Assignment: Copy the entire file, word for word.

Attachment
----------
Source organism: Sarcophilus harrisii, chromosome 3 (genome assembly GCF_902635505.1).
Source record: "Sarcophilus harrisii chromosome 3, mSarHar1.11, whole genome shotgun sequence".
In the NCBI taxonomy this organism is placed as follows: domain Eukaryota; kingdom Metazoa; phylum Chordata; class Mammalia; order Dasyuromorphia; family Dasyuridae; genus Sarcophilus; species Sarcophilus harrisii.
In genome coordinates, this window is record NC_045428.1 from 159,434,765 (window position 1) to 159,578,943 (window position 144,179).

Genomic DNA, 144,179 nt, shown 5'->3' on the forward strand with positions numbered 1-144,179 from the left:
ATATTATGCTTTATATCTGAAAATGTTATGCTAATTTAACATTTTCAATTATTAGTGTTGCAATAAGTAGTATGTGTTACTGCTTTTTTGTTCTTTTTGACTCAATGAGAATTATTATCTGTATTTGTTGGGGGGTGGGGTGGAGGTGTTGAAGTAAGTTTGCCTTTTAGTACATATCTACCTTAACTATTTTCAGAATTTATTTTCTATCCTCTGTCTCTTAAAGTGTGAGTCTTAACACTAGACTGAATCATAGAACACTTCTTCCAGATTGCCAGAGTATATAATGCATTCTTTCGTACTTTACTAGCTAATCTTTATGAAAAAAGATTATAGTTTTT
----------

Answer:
Source organism: Sarcophilus harrisii, chromosome 3 (genome assembly GCF_902635505.1).
Source record: "Sarcophilus harrisii chromosome 3, mSarHar1.11, whole genome shotgun sequence".
In the NCBI taxonomy this organism is placed as follows: domain Eukaryota; kingdom Metazoa; phylum Chordata; class Mammalia; order Dasyuromorphia; family Dasyuridae; genus Sarcophilus; species Sarcophilus harrisii.
In genome coordinates, this window is record NC_045428.1 from 159,434,765 (window position 1) to 159,578,943 (window position 144,179).

Genomic DNA, 144,179 nt, shown 5'->3' on the forward strand with positions numbered 1-144,179 from the left:
ATATTATGCTTTATATCTGAAAATGTTATGCTAATTTAACATTTTCAATTATTAGTGTTGCAATAAGTAGTATGTGTTACTGCTTTTTTGTTCTTTTTGACTCAATGAGAATTATTATCTGTATTTGTTGGGGGGTGGGGTGGAGGTGTTGAAGTAAGTTTGCCTTTTAGTACATATCTACCTTAACTATTTTCAGAATTTATTTTCTATCCTCTGTCTCTTAAAGTGTGAGTCTTAACACTAGACTGAATCATAGAACACTTCTTCCAGATTGCCAGAGTATATAATGCATTCTTTCGTACTTTACTAGCTAATCTTTATGAAAAAAGATTATAGTTTTT